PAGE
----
Dlepu is of the belief that the need, the desire, and the seed of things we want to create always exists. She harnesses and taps into her emotions as triggers to help her get to the place she wants to be in.
“I trust myself because the seed is not a result of that time in my life, it was already there”, Dlepu confidently says. “I wanted to create something like The WKND Social and had been sitting on it for whatever reason”, she quickly brushes off.
Instead of wallowing in what she describes as the “negative space” of her breakup and being “all consumed” by early motherhood, Dlepu wanted and decided to create an identity for herself that was beyond all of that. Each journey of motherhood is different, and many parents have since spoken out about how difficult it can be to manage a child and expectations as a parent alongside their own emotions and any semblance of a well-rounded life. Dlepu admits that, early on, motherhood was very consuming for her.
“It was great that I had this space, this opportunity, this thing. I wasn’t just a mom when I was with those five other women, I was becoming.” Although the time, Dlepu didn’t know what she was becoming exactly she trusted the process of “becoming”.
“Have you ever just been writing or creating something – you’re not sure where it’s going –
but you’re feeling that energetically, there’s just this ‘hum’ and vibration in you?” Dlepu asks me. Carefully trying not to interrupt the sudden passion and flow to which she is speaking, I silently nod, hoping that it lands as encouragement.
“You know that it just feels good. You’ve got to trust that good feeling”, she continues.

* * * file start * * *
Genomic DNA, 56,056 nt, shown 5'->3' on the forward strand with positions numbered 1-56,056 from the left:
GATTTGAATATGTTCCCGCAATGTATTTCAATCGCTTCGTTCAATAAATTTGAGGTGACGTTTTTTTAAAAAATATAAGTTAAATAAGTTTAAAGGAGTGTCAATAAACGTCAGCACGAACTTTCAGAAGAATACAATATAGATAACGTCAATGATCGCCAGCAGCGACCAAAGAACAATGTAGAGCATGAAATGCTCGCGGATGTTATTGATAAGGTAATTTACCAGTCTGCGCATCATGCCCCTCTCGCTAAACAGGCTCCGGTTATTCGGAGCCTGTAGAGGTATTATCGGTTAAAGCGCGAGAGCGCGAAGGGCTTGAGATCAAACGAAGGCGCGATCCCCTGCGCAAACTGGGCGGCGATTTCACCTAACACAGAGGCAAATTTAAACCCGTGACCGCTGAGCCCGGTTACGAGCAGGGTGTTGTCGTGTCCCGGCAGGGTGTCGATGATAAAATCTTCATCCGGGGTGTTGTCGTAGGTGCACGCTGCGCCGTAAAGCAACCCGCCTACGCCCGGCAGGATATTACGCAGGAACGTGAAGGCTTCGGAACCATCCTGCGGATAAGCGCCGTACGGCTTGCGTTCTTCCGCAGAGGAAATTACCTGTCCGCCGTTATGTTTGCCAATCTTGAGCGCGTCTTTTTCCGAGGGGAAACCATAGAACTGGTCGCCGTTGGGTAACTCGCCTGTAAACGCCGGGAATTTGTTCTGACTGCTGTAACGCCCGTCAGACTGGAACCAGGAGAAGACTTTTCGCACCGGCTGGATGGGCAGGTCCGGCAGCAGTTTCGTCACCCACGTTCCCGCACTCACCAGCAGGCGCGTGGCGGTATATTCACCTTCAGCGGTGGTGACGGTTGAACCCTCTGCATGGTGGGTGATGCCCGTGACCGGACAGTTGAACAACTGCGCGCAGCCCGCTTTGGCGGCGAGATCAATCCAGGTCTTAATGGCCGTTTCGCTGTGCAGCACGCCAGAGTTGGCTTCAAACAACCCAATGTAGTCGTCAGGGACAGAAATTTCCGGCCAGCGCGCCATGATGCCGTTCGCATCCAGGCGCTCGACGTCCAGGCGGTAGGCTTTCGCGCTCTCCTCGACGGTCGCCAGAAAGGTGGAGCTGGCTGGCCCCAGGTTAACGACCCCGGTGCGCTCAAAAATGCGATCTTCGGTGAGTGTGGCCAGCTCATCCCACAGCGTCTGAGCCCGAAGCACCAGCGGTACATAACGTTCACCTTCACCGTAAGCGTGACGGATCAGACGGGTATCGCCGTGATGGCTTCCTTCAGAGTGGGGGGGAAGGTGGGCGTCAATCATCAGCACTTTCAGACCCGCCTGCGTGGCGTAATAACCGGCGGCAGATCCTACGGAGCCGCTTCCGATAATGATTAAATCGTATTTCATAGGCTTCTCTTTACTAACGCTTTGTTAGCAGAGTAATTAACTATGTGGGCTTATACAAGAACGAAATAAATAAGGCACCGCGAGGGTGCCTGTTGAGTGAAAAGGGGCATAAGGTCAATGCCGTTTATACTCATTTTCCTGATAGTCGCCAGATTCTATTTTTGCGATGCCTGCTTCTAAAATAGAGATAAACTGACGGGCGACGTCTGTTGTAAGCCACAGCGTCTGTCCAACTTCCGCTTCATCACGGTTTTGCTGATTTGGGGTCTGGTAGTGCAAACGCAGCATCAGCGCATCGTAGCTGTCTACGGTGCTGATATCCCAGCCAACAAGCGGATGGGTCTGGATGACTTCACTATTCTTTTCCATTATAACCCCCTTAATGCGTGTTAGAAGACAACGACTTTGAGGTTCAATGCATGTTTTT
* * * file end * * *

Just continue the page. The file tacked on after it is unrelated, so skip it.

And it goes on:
“It’s to a point where I want to lock myself in the room because I don’t want that good feeling to be interrupted”, she says, now at full speed. “I just kind of go with it and see where it takes me. I trust that ‘hum’.”
Dlepu has felt the ‘hum’ many times while creating. Whether it’s copy or a tagline for a brand back in what she casually refers to as her “past life or whatever”. Her “past life or whatever” being the time she spent working for some of South Africa’s top agencies and production houses including Masters & Savant, Tenant McKay, Clearwater, and T+W before she founded Mamakashaka in 2017. That ‘hum’ and vibration has resonated with Dlepu, similarly to how it resonates with other creatives as well, regardless of industry or period in life.
Motherhood is not only what shapes Dlepu as a primary giver but also a receiver as well. After watching her own mother fail and succeed in business, Dlepu uses a lot of her mother’s cues and motifs to guide her today. “My mom has exhibited a lot of the things that I want to build this business on and that I have tried to replicate and improve on because that’s legacy right?” Dlepu rhetorically asks. “I love what she has handed over to me. I’ve learnt a lot from her mistakes, and this is from witnessing and experiencing”, she continues.